Urban Grain and Vibrancy of Older Neighborhoods: Metrics and Measures is a new paper by Kathryn Rogers Merlino at University of Washington. It speaks to what Livable Mountain View has been saying we need for Mountain View’s downtown, which is to create density but with livability that includes a sense of place that is unique to Mountain View. One of the things we hear from Sunnyvale folks, both residents and their leaders, is that it was a huge mistake to tear out their historic downtown (all but two blocks). The 5 story boxy steel and glass buildings have tenants who live in them above, but the retail shops below aren’t all filled, and the sidewalks are deserted after 5pm. It’s not a place that is special or that people want to be. And we’ve heard that Sunnyvale is now looking to recreate that as an extension to the 2 blocks of Murphy Street so they can get it back.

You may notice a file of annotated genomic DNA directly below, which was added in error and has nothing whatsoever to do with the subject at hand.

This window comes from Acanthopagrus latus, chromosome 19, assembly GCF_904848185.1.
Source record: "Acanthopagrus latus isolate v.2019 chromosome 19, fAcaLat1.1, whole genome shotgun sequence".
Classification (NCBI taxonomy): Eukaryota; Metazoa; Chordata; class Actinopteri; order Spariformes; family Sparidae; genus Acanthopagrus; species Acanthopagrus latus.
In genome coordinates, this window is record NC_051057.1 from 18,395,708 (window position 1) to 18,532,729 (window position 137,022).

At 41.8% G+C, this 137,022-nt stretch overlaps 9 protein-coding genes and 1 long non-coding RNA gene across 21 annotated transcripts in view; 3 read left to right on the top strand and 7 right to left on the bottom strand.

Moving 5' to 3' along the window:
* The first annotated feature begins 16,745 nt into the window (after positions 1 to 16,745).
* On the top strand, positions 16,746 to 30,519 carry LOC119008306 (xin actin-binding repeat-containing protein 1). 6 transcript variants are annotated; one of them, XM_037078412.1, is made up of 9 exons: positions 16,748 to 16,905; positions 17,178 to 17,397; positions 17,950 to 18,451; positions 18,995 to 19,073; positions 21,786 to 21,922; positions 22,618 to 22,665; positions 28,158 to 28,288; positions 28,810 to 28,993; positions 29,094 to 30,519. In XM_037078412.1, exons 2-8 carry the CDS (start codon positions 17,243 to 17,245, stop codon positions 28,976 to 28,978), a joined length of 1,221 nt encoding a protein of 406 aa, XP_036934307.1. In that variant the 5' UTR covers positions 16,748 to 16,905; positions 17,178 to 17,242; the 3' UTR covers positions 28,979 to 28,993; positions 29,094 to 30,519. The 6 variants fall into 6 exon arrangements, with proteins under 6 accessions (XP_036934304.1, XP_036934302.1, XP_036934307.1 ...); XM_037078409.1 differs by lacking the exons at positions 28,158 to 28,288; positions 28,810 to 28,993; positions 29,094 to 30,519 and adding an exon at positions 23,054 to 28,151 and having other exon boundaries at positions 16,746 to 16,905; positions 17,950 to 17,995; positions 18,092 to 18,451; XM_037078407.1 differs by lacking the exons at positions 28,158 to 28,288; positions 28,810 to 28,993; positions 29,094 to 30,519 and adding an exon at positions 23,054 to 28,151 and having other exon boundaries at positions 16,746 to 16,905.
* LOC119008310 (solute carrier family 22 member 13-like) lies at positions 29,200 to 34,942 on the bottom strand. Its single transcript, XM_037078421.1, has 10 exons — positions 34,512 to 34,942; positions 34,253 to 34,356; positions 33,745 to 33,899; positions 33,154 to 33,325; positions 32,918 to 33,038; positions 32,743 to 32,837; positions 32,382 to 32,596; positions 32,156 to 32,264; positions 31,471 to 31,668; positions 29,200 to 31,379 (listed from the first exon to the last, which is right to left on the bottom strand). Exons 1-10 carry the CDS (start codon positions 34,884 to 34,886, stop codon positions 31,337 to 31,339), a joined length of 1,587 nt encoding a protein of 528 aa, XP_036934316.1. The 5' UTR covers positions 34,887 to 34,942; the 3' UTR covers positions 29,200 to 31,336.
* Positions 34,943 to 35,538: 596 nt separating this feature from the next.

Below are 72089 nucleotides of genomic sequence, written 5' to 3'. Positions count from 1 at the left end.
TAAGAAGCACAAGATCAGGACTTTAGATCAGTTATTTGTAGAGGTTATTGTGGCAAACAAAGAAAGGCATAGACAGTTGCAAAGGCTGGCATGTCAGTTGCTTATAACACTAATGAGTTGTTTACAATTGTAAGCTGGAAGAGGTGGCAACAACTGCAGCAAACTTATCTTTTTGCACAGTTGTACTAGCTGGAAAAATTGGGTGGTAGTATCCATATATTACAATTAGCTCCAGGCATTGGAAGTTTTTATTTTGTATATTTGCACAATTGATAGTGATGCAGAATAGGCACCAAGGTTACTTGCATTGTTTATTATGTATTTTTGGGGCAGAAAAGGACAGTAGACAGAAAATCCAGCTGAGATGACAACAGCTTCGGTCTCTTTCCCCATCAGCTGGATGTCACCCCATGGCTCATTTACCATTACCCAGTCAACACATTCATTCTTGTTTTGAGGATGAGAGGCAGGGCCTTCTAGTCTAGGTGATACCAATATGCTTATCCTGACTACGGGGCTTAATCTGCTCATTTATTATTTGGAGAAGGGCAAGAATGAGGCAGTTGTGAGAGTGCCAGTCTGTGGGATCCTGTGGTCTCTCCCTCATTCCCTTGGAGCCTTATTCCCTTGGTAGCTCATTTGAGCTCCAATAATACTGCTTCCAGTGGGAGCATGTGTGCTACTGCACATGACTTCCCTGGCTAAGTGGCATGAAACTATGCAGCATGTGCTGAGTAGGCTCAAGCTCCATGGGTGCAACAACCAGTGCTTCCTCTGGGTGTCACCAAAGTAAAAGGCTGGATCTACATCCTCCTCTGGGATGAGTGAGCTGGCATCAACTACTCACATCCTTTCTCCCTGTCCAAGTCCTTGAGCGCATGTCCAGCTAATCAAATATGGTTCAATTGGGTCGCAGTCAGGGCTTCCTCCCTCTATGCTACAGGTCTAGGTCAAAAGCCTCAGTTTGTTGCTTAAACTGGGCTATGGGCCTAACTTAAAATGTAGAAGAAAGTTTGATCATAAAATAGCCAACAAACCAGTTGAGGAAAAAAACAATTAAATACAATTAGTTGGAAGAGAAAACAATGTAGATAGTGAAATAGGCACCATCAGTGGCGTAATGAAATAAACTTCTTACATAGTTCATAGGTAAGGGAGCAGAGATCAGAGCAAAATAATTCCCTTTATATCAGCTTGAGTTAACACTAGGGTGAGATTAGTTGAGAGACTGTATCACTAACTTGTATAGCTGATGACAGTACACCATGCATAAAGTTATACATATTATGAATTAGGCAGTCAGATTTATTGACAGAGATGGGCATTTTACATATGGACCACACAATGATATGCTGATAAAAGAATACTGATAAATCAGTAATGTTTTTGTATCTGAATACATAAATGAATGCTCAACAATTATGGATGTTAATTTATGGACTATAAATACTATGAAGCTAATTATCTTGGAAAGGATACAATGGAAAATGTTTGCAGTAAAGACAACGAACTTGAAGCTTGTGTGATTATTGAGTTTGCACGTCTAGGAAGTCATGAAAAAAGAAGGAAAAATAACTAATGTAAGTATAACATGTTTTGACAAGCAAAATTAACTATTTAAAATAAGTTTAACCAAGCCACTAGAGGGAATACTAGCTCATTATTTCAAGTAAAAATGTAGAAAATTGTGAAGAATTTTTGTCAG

We don’t want to see Mountain View lose our first three blocks (See our analysis of our Downtown Precise Plan which shows that every building, even ones that might one day be on the historic register, can be removed and bulldozed the next.) And frankly, we are concerned that without the preservation of the buildings that give us character we could end up just like Sunnyvale. Regretting it and not having the new development used as a downtown like it should be. We want density, but we want to use the lots and areas without special buildings to make it and leave the special buildings in tact and protected.